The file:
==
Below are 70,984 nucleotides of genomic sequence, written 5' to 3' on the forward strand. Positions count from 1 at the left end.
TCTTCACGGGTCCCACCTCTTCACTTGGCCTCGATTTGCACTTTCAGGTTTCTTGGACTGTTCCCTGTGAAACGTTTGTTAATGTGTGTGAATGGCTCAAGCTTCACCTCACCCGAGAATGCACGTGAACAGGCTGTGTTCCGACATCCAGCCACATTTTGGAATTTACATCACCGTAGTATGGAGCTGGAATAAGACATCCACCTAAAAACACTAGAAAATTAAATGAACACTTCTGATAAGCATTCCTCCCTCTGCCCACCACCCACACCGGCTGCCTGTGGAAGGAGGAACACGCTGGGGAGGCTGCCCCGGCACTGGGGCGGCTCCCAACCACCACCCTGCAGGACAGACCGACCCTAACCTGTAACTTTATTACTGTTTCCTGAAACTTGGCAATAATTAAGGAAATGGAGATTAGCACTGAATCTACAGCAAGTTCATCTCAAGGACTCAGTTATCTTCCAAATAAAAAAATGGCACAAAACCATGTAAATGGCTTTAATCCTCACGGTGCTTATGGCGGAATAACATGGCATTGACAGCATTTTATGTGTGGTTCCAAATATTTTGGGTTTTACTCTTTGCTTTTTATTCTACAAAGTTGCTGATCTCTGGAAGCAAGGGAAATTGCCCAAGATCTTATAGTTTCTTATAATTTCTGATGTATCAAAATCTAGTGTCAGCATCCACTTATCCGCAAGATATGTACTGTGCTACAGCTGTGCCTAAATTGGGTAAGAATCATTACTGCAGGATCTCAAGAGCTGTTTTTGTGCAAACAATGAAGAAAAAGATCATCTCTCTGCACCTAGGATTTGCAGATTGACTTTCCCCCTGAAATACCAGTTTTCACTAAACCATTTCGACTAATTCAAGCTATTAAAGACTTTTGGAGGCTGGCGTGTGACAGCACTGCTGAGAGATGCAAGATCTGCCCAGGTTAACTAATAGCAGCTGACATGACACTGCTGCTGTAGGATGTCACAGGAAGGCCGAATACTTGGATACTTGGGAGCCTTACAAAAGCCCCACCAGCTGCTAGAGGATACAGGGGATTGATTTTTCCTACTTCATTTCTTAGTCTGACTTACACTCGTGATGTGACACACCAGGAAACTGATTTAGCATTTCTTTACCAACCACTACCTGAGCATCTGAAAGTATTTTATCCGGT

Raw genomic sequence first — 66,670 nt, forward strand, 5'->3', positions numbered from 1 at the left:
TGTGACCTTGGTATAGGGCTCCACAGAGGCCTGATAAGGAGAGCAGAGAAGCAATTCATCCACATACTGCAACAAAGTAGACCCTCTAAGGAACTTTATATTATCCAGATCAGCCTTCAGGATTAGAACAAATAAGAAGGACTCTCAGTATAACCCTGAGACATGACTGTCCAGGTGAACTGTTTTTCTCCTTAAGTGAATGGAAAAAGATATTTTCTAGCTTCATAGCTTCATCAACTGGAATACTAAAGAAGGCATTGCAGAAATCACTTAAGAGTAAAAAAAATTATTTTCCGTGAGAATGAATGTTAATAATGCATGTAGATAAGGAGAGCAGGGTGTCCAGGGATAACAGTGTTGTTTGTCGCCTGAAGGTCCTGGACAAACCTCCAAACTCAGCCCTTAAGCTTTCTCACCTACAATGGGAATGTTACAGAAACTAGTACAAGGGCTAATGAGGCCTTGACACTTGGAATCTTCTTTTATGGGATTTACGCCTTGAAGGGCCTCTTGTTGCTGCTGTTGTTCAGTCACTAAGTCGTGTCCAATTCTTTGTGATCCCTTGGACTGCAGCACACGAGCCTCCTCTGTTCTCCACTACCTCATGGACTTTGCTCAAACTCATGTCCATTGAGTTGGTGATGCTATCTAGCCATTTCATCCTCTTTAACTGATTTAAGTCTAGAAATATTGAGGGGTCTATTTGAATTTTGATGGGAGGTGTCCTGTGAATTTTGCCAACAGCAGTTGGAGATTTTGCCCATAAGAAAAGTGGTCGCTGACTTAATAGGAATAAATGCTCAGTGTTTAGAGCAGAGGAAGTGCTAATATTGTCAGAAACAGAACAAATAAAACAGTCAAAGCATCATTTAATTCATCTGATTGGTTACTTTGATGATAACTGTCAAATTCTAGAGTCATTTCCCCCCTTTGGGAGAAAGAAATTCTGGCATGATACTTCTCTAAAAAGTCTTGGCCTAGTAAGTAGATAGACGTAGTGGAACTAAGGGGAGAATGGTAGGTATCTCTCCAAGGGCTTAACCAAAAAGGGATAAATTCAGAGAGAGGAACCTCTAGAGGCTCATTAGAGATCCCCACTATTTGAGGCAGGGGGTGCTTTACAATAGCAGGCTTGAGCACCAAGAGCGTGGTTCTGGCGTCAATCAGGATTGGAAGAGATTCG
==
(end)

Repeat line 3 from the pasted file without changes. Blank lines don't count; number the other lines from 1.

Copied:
Raw genomic sequence first — 66,670 nt, forward strand, 5'->3', positions numbered from 1 at the left: